Why Divorce Should Matter to Those Who Minister to Children and Students
At the crux of Hope 4 Hurting Kids is to explain why divorce should matter to churches and to call churches to serve to minister to children suffering from the effects of the divorce of their parents and/or living in single parent families. At times, that means encouraging churches to start programs like Divorce Care 4 Kids or The Big “D” which are “support group” type programs targeted at children of divorce to help them deal with the impacts of the divorce and point them towards God as the ultimate source of healing. However, just starting a new program isn’t enough. Truly ministering to these children and students requires that those in our churches who work week in and week out with our kids must also be prepared and equipped to deal with the fallout from divorce.
As people who minister to children and students, we cannot afford to turn a blind eye to children of divorce and children from single parent families. Recent government studies show that only 60.3% of children live with their married biological or adoptive parents. That means that 40% of all children either live with cohabiting biological parents (3%), in single parent homes (27%), step families (6%), or without either biological parent (4%). There is some variation by race, but lest you think this issue does not affect your community or church, here is the breakdown by race of children living with other than their married biological parents:
All of that means that, on average, 2 of every 5 kids who come through your church doors every Sunday morning have either experienced the divorce of their parents or grown up in single-parent homes.
The impacts of divorce are well documented, severe and long-lasting. The impacts range from emotional reactions like anger, depression, guilt, loneliness and a host of others to physical problems related to stress to spiritual difficulties in relating to a Heavenly Father after being abandoned by their earthly fathers. If we are to be the hands and feet of Jesus Christ to these children, we must be prepared to meet them where they are, and that means knowing their situation and understanding what they are going through. To that end, the remainder of this article consists of a self-evaluation questionnaire to help you assess where your church and ministries stands in terms of meeting the needs of these kids.
Examine Your Ministry
Here is a self-evaluation questionnaire for gauging how responsive your ministry is to children of divorce and children from single-parent homes. Consider each question carefully and honestly and grade yourself and your ministry.
1. How many children are there in your ministry? What is 40% of that number? This is a rough estimate of the number of kids from divorced and single-parent families.
2. Do you know exactly how many kids in your ministry come from divorced or single-parent families? Do you track whether or not kids come from divorced or single-parent homes? How?
3. When you picture the kids in your ministry at home, what do you see? Do you imagine kids in homes similar to yours? Do you see them in traditional two-parent homes? Or, are you tuned in to the reality of today’s kids?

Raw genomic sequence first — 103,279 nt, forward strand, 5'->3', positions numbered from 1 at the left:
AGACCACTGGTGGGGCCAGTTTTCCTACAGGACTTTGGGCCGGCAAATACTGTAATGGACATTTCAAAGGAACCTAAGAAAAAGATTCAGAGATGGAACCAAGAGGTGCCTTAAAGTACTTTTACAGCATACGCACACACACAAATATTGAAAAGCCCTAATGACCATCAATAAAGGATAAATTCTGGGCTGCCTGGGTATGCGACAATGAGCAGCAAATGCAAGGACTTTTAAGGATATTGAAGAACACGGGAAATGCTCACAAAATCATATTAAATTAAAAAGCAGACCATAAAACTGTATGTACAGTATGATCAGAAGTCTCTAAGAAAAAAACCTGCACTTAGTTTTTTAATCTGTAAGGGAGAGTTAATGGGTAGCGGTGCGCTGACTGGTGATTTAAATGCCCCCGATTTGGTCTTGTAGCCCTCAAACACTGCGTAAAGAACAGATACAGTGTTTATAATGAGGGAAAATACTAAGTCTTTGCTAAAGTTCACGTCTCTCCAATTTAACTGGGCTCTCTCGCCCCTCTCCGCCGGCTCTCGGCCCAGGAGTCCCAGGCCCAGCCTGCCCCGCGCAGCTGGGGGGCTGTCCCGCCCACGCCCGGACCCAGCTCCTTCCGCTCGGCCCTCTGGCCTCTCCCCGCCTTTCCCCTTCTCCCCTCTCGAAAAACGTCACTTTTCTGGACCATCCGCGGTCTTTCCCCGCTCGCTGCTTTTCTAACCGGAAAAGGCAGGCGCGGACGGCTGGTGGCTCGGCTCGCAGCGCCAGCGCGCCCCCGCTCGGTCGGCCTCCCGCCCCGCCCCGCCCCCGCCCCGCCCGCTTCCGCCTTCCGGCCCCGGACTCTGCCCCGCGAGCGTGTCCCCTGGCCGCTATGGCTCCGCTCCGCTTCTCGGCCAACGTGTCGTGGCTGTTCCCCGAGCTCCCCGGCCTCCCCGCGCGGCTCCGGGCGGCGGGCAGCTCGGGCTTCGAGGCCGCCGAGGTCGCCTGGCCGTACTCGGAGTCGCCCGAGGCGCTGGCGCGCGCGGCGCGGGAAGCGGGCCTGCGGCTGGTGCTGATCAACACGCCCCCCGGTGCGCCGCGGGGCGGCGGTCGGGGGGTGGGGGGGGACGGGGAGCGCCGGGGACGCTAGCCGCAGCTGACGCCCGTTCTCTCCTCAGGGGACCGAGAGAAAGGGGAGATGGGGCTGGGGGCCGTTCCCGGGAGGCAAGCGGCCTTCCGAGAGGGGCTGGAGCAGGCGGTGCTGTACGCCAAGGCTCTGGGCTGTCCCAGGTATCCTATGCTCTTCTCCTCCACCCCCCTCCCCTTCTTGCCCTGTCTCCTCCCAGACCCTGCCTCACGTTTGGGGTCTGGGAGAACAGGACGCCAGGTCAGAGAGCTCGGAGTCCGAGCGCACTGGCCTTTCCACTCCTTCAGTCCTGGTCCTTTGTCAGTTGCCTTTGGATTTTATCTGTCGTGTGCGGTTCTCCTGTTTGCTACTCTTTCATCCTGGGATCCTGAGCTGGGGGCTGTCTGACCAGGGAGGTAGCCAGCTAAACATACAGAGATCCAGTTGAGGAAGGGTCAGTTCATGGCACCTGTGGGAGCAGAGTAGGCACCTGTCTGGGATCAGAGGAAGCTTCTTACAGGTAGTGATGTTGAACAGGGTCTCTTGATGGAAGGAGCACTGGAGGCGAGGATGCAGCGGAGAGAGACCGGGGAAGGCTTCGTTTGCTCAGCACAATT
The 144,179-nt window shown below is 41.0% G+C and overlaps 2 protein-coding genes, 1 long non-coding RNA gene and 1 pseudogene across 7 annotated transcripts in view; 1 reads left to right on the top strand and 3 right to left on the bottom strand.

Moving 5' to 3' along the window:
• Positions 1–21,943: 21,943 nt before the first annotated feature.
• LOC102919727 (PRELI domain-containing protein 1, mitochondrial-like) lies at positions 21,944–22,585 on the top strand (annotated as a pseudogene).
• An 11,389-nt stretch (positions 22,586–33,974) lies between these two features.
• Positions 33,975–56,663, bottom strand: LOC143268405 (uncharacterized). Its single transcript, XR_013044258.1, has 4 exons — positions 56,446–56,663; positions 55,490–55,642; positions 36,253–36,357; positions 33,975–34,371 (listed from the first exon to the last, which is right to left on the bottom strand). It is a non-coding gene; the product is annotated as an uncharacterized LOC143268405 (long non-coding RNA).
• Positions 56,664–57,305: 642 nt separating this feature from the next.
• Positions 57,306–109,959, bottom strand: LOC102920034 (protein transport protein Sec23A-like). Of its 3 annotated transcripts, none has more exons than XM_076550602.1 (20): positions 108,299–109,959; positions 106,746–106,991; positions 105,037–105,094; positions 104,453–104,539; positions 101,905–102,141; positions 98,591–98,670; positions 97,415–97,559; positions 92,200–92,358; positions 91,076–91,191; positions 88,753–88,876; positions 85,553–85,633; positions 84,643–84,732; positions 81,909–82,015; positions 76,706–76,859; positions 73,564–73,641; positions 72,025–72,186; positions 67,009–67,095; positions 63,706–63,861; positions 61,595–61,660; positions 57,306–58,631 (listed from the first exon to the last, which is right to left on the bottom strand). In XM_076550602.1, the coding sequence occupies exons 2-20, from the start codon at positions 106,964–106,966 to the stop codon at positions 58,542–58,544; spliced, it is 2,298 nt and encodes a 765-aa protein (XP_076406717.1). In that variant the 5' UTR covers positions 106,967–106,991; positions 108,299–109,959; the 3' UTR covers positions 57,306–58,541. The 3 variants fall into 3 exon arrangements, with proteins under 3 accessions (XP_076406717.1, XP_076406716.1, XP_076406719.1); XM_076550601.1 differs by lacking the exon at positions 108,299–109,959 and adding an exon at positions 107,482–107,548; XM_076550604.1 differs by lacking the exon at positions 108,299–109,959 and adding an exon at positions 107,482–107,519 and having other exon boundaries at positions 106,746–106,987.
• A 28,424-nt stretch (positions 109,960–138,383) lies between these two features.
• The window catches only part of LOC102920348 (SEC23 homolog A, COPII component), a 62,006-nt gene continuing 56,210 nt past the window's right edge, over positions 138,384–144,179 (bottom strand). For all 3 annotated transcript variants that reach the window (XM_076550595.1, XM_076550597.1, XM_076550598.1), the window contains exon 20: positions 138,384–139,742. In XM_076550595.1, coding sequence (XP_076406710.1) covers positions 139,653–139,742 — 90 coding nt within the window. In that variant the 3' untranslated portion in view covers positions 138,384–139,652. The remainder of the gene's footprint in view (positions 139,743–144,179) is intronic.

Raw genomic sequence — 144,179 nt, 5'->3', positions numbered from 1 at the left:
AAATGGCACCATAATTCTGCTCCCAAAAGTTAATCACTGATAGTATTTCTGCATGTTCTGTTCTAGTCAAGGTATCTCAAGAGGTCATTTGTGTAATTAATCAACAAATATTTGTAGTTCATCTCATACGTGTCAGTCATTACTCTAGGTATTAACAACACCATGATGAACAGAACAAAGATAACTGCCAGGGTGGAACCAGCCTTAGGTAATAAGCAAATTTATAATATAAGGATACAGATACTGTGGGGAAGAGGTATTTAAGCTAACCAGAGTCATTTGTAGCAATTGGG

4. Do you actively and consistently pray for the children in your minister who are touched by divorce that God would bring healing to them and that they would recognize that He is a Father who will never leave?
5. Do you have a means of reaching out to the “other” parent of children in your ministry who do not attend your church?
6. Does your church have any kind of mentorship program that can provide children of divorce with godly remodels in the event those models are missing from a child’s life?
7. Do you consistently reach out to children and their families who are struggling through a divorce? Do you reach out emotionally? Do you reach out financially? Do you reach out spiritually?
8. Do you have children in your ministry who attend multiple churches depending on which parent has custody? If so, have you reached out to the children’s ministry leader(s) in the other church to discuss how you can work together to disciple the child in question?
9. Do you plan your special programs to make them more accessible for children from divorced homes?
10. In considering appropriate discipline measures, do you factor in a child’s circumstances in the home?
11. When planning for curriculum, how do you ensure that children who can only be there every other week aren’t left hopelessly behind?
12. Do you provide training for your volunteers on working with children from divorced or single-parent homes?
13. Are you engaging in practices such as attendance charts or rewards for scripture memory which are inherently biased against children who cannot consistently attend your church?
14. Do you, or your volunteers, make kids feel uncomfortable or alienated because they miss weeks?
15. Have you checked you language to ensure that it is not alienating children of divorce and from single-parent families and parents? For example, are your take home pages still titled “Parent Pages?” Do you tell kids that they can have their treat when “Mom or Dad” picks them up? Do you ever encourage kids to talk to “Mom and Dad” about that?
16. In planning your lessons, do you account for the fact that children of divorce often face challenges understanding certain Bible stories and applications (e.g., The Story of the Prodigal Son) because their life experience is so different?
17. Are you consistently pointing kids to Jesus Christ as their Savior and source of ultimate healing?
For more resources and information on divorce, family disruption and modern families please visit our Hope 4 Hurting Kids Divorce and Modern Family Help Center.
This article is updated and adapted from an article originally published on Divorce Ministry 4 Kids on May 08, 2012.